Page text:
Monday, August 30, 2010

up on the roof

Despite what most would think, summer in the city is pretty great. Especially New York City where free out-door concerts, plays and street fairs can be found nearly every day. AND the city really empties out so reservations at those exclusive restaurants or that sold out play suddenly become available. The beaches that can be reached by subway are pretty great too. Who needs a rental in the Hamptons?
The last wonderful days of summer are here and quiet pleasures can be found on rooftops and front stoops. A recent invitation to share a rooftop dinner in Red Hook, Brooklyn afforded beautiful sunset views of the Hudson River and glimpses into the side street life of this tucked away community.

Keep the livin' easy with a make-ahead savory tart using some of those luscious tomatoes now flooding the farmers markets. The dough can be made days ahead and the tart is perfect served room temperature.

Tomato Goat Cheese Tart
-adapted from a recipe on Epicurious

4 tablespoons (or more) ice water
3/4 teaspoon apple cider vinegar
1 1/2 cups unbleached all purpose flour
3/4 teaspoon salt
1/2 cup (1 stick) plus 1 tablespoon chilled unsalted butter

Combine 4 tablespoons ice water and cider vinegar in small bowl. Blend flour and salt in processor. Add butter and cut in using on/off turns until mixture resembles coarse meal. With machine running, slowly add water-vinegar mixture, processing until moist clumps form. If dough seems dry, add ice water by teaspoonfuls.
Gather dough into ball; flatten into disk. Wrap in plastic and refrigerate at least 2 hours. DO AHEAD: Can be made 3 days ahead. Keep refrigerated. Allow dough to soften slightly at room temperature before rolling out.
Position rack in center of oven and preheat to 375°F. Roll dough out on lightly floured work surface to 12-inch round. Transfer to 9-inch-diameter tart pan with removable bottom. Press dough onto bottom and up sides. Fold in overhang and press to extend dough 1/2 inch above sides of pan. Line pan with foil and dried beans or pie weights. Bake until dough looks dry and set, about 30 minutes. Remove foil and beans and continue to bake until crust is pale golden, 20 to 25 minutes longer. Remove from oven and cool while preparing filling.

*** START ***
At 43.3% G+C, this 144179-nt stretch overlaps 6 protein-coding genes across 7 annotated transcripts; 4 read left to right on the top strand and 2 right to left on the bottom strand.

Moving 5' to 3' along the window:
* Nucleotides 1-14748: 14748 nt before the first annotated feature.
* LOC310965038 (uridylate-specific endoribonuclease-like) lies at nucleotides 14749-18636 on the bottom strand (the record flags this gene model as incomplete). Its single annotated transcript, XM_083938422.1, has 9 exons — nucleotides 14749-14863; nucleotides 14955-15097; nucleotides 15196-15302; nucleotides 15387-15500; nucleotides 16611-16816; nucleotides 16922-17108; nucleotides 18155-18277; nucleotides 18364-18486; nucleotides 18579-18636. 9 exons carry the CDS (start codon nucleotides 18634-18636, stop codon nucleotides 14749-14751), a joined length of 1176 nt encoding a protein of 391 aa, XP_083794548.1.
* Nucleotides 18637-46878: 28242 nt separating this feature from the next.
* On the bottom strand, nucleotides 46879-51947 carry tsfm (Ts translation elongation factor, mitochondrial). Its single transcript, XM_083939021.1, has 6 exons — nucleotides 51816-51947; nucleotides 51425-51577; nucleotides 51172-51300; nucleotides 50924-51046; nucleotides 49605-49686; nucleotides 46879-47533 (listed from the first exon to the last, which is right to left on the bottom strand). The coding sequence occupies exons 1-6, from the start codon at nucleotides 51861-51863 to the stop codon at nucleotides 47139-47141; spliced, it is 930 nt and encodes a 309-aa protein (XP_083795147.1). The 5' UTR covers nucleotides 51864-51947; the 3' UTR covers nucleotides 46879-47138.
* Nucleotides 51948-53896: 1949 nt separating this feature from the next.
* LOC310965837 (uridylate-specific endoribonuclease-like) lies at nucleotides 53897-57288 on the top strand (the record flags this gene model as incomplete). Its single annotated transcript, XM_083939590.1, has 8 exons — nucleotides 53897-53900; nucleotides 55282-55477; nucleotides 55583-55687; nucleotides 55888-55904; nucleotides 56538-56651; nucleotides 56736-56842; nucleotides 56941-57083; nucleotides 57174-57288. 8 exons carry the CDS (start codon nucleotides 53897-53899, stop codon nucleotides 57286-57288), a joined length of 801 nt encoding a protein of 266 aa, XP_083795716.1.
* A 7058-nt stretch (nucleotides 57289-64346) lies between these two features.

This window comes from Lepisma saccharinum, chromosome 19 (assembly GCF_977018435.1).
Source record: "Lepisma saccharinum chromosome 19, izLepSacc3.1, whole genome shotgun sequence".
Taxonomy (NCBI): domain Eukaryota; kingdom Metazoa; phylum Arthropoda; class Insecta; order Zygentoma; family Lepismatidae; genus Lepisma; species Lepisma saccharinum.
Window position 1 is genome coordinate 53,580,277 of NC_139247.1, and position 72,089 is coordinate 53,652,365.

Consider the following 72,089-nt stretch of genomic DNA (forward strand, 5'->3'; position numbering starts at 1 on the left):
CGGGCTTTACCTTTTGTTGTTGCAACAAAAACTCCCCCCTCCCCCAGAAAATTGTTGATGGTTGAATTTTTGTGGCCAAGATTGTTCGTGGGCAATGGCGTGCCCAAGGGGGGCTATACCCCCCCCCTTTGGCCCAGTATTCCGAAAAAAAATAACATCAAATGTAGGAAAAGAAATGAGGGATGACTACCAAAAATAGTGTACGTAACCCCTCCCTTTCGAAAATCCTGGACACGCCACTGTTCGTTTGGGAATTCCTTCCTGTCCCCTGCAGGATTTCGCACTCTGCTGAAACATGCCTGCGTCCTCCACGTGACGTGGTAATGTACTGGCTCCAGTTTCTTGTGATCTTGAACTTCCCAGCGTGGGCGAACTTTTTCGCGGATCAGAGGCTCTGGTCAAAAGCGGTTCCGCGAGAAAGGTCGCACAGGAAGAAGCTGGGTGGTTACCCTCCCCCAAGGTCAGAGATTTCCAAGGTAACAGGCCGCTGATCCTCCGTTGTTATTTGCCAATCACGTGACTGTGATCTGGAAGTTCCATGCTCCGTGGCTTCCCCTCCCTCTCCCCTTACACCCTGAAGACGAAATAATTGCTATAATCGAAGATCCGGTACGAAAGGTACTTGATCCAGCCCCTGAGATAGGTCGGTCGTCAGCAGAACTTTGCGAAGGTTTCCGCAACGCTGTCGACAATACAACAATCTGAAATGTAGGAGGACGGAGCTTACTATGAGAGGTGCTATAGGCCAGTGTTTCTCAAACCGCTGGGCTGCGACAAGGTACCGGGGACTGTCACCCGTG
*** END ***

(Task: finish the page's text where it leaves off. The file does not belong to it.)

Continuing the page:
3 large tomatoes, sliced
4 oz Goat Cheese 
1/2 teaspoon salt
1 Tbs. extra virgin olive oil
basil leaves for garnish
Lay tomato slices in overlapping rings over the tart crust, dot all over with the goat cheese, sprinkle with salt and drizzle with the olive oil. Bake an additional 30 minutes, garnish with basil. Serve warm or room temp.

Seems simple enough! I'll have to give it a go. It looks beautiful. One question - what is on top of the tart (not the cheese) that is white and kind of looks like sliced garlic? The tart looks delicious! I'll have to be sure to buy plenty of tomatoes this weekend at the farmer's market.

Ahhh - goat cheese and a white wine from the Loire Valley in France. What a classic combination! Makes my thoughts on wine so easy for this dish. Sauvignon Blanc would just make such an incredible pairing. Grassy, herbal with great minerality. I love a crisp Sancerre! This would make for a wonderful Sunday afternoon brunch!

Yet, while my first choice would be a glass of Sancerre, a second interesting option might be a Chenin Blanc from the Loire. Anjou is a great sub-region within the Loire to look for a dry Chenin Blanc, specifically the AOC Savennieres (Chenin Blanc is also used to make sweet wines, but Savennieres will typically be dry). Because the grapes are grown in a relatively cool climate, they have high acidity. Whereas Sancerre is crisp and lean, Savennieres will tend to be more powerful. The wines are complex, and are actually not that easy to come by. If you happen to come across one during your next wine store excursion - do yourself a favor and try one.

In the meantime, if you are planning to make Deb's recipe and wish to find something right away that will offer a spectacular food and wine experience - ask your neighborhood retailer to point you towards a terrific bottle of Sancerre!

1 comment:

  1. In addition to the goat cheese I added what was left of the fresh ricotta I bought at the Saratoga Springs green market. I also added some grated parmesan on top. That is the beauty of this tart, you can make it your own with whatever cheese you fancy.


Thank you for your comment. Spammers have forced me to now review every comment before publishing. So please bear with me as I read through your comment. Thank you for visiting the blog!